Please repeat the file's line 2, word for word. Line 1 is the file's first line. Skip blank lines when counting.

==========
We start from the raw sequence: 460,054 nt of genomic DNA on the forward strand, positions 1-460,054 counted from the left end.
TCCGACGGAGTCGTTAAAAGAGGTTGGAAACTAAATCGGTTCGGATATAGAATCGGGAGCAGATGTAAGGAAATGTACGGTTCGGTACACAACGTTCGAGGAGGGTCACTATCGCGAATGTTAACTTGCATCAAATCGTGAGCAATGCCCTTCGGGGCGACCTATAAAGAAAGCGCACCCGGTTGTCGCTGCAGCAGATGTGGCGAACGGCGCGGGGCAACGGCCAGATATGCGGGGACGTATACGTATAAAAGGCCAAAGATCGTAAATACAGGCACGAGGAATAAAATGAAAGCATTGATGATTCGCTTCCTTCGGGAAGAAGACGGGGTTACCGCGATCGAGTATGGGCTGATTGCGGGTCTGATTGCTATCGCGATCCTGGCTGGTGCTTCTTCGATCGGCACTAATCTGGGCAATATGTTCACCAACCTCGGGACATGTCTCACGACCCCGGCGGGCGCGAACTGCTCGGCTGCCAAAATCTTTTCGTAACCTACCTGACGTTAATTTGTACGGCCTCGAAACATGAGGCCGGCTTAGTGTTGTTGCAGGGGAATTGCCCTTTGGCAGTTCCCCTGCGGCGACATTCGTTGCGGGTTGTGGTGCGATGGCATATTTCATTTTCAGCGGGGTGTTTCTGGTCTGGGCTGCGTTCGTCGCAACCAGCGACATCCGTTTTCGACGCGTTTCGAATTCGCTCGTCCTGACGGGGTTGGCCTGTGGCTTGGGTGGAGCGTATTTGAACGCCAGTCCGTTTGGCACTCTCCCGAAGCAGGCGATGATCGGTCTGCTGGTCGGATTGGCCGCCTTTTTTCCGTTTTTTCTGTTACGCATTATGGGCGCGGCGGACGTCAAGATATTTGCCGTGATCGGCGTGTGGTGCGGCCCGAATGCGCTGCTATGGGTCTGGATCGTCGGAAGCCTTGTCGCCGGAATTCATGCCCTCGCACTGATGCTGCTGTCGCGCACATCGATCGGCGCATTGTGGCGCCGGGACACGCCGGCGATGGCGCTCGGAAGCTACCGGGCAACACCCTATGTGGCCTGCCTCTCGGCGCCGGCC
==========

TCCGACGGAGTCGTTAAAAGAGGTTGGAAACTAAATCGGTTCGGATATAGAATCGGGAGCAGATGTAAGGAAATGTACGGTTCGGTACACAACGTTCGAGGAGGGTCACTATCGCGAATGTTAACTTGCATCAAATCGTGAGCAATGCCCTTCGGGGCGACCTATAAAGAAAGCGCACCCGGTTGTCGCTGCAGCAGATGTGGCGAACGGCGCGGGGCAACGGCCAGATATGCGGGGACGTATACGTATAAAAGGCCAAAGATCGTAAATACAGGCACGAGGAATAAAATGAAAGCATTGATGATTCGCTTCCTTCGGGAAGAAGACGGGGTTACCGCGATCGAGTATGGGCTGATTGCGGGTCTGATTGCTATCGCGATCCTGGCTGGTGCTTCTTCGATCGGCACTAATCTGGGCAATATGTTCACCAACCTCGGGACATGTCTCACGACCCCGGCGGGCGCGAACTGCTCGGCTGCCAAAATCTTTTCGTAACCTACCTGACGTTAATTTGTACGGCCTCGAAACATGAGGCCGGCTTAGTGTTGTTGCAGGGGAATTGCCCTTTGGCAGTTCCCCTGCGGCGACATTCGTTGCGGGTTGTGGTGCGATGGCATATTTCATTTTCAGCGGGGTGTTTCTGGTCTGGGCTGCGTTCGTCGCAACCAGCGACATCCGTTTTCGACGCGTTTCGAATTCGCTCGTCCTGACGGGGTTGGCCTGTGGCTTGGGTGGAGCGTATTTGAACGCCAGTCCGTTTGGCACTCTCCCGAAGCAGGCGATGATCGGTCTGCTGGTCGGATTGGCCGCCTTTTTTCCGTTTTTTCTGTTACGCATTATGGGCGCGGCGGACGTCAAGATATTTGCCGTGATCGGCGTGTGGTGCGGCCCGAATGCGCTGCTATGGGTCTGGATCGTCGGAAGCCTTGTCGCCGGAATTCATGCCCTCGCACTGATGCTGCTGTCGCGCACATCGATCGGCGCATTGTGGCGCCGGGACACGCCGGCGATGGCGCTCGGAAGCTACCGGGCAACACCCTATGTGGCCTGCCTCTCGGCGCCGGCC